This sleek, light aesthetic often carries over to what mermaids might wear on land. As a matter of fact, most mermaids mentally class humans with other mammals such as dolphins, so it’s only natural to them to consider themselves superior in every way. Because of this perspective, mermaids tend to consider their own style to be obviously better than the fuller, often gaudier fashions popular among human women. Still, sometimes even for a mermaid it’s fun to pile on the fabric. This bride wanted most elements of mermaid wedding gown design for her own dress: the traditional red, the romantic tatters, the bare midriff that would shock most human brides. Indeed the top is such a common design for mermaid wedding outfits that it’s rather cliché. But now that she doesn’t have to worry about sharks, she wanted a skirt with something like ten layers of fabric. The resulting creation looks odd to both human and mermaid eyes alike: the mermaids criticize the mismatch of tatters and heavy skirt, while the humans scorn just about every other part of it. But the bride and her partner adore it, and they’ve never quite been known for paying undue attention to the opinions of others.

The tatters are a long-standing symbol of enduring, patient love among mermaids (and someday, remind me, I’ll tell you the story that most mermaids know a version of that started the trend). Of course, to humans, it just looks ragged and ridiculous. The tailor of this particular outfit took one last look at her beautifully balanced layers of fabric, then actually curled up in a corner of a different room and cried while her apprentice “distressed” the edges.

Mermaid Monday #7: Crimson Tailed Mermaid with White Ruffly Top and Ruby Jewelry

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This mermaid was born with red hair and a red tail, and although red has positive connotations in mermaid culture, associated with weddings as it is, she thought it was just too unfair for words to be naturally confined to one color and longed for shining black hair, or maybe a lovely gold tail instead. (Most mermaids have different color hair and tails, so we might consider her something of a mermaid albino, in a way.) She was quite self-conscious about it for some time, because she was teased about being destined to marry early by her mom and sisters and the less kind mermaids nicknamed her “Sockeye.” Then she figured out that humans found red an intriguing and sexy color, and they didn’t know that her peers thought that she was some kind of freak. So, far from being ashamed of her natural coloration, she embraced it and started spending more time on land than sea, dancing all night in outrageous crimson gowns and demanding presents of ruby jewelry from her admirers. She ended up forsaking the sea entirely and became a famous actress among humans, never marrying but constantly throwing spectacular parties in her indoor grotto for her favorite actors, artists, aristocrats and sometimes even a reformed pirate or two. Sometimes she would send invitations to those who had called her “Sockeye,” but the invitations were meant as a slap in the face and all concerned knew it.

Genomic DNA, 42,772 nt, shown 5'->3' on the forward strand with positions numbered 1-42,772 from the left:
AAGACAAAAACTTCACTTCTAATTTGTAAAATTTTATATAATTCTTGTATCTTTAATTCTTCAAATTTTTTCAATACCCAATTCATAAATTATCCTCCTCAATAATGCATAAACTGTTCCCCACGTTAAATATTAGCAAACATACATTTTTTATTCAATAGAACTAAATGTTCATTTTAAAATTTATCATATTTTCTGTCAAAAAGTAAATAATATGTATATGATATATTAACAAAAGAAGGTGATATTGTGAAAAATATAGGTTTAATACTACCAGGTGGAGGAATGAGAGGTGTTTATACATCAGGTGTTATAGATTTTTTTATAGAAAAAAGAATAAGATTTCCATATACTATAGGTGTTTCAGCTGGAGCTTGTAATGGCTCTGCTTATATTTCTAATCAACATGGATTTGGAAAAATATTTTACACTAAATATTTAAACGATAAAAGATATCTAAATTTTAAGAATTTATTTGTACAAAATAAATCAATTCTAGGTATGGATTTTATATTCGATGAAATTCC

Putting our scarlet girl aside for now, I am quite happy today because I ordered sixty-one new colored pencils this morning. Ten of them are colorless blenders, since those are like water running through my hands, soon sharpened into nothingness (well, actually into little stubs I can’t use until I find some decent pencil extender). Maybe 40% of them are replacements of colors that are getting low, and then the rest are colors that have come out in the ten years I’ve had my set. I’m ecstatic just thinking about their names! Pale sage! Ginger root! Kelp green! Come to me quickly, little pencils, and we will have some fun together.

This poll has a clear winner so far, but it’s not time for it to go away yet…